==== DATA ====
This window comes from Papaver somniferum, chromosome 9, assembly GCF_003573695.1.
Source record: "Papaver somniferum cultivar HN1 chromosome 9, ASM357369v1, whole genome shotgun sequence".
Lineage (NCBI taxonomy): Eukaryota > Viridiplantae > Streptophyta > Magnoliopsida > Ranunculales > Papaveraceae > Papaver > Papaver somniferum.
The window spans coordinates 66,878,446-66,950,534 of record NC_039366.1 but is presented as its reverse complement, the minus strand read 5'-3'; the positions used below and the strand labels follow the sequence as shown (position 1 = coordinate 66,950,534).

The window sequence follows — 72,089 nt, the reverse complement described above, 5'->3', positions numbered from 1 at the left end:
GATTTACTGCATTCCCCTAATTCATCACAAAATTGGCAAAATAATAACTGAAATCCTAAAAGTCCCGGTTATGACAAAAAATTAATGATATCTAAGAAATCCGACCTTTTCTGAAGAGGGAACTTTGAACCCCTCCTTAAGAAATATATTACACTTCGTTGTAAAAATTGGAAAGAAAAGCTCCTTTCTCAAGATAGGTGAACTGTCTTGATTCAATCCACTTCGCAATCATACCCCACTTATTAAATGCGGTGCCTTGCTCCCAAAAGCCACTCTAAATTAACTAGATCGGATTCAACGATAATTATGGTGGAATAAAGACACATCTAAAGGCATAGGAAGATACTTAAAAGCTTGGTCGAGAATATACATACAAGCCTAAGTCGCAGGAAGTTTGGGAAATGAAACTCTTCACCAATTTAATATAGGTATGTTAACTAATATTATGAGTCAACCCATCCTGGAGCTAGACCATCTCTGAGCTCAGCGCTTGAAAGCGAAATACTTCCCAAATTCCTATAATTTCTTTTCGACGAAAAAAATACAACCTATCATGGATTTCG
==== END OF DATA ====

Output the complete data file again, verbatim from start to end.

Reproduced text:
This window comes from Papaver somniferum, chromosome 9, assembly GCF_003573695.1.
Source record: "Papaver somniferum cultivar HN1 chromosome 9, ASM357369v1, whole genome shotgun sequence".
Lineage (NCBI taxonomy): Eukaryota > Viridiplantae > Streptophyta > Magnoliopsida > Ranunculales > Papaveraceae > Papaver > Papaver somniferum.
The window spans coordinates 66,878,446-66,950,534 of record NC_039366.1 but is presented as its reverse complement, the minus strand read 5'-3'; the positions used below and the strand labels follow the sequence as shown (position 1 = coordinate 66,950,534).

The window sequence follows — 72,089 nt, the reverse complement described above, 5'->3', positions numbered from 1 at the left end:
GATTTACTGCATTCCCCTAATTCATCACAAAATTGGCAAAATAATAACTGAAATCCTAAAAGTCCCGGTTATGACAAAAAATTAATGATATCTAAGAAATCCGACCTTTTCTGAAGAGGGAACTTTGAACCCCTCCTTAAGAAATATATTACACTTCGTTGTAAAAATTGGAAAGAAAAGCTCCTTTCTCAAGATAGGTGAACTGTCTTGATTCAATCCACTTCGCAATCATACCCCACTTATTAAATGCGGTGCCTTGCTCCCAAAAGCCACTCTAAATTAACTAGATCGGATTCAACGATAATTATGGTGGAATAAAGACACATCTAAAGGCATAGGAAGATACTTAAAAGCTTGGTCGAGAATATACATACAAGCCTAAGTCGCAGGAAGTTTGGGAAATGAAACTCTTCACCAATTTAATATAGGTATGTTAACTAATATTATGAGTCAACCCATCCTGGAGCTAGACCATCTCTGAGCTCAGCGCTTGAAAGCGAAATACTTCCCAAATTCCTATAATTTCTTTTCGACGAAAAAAATACAACCTATCATGGATTTCG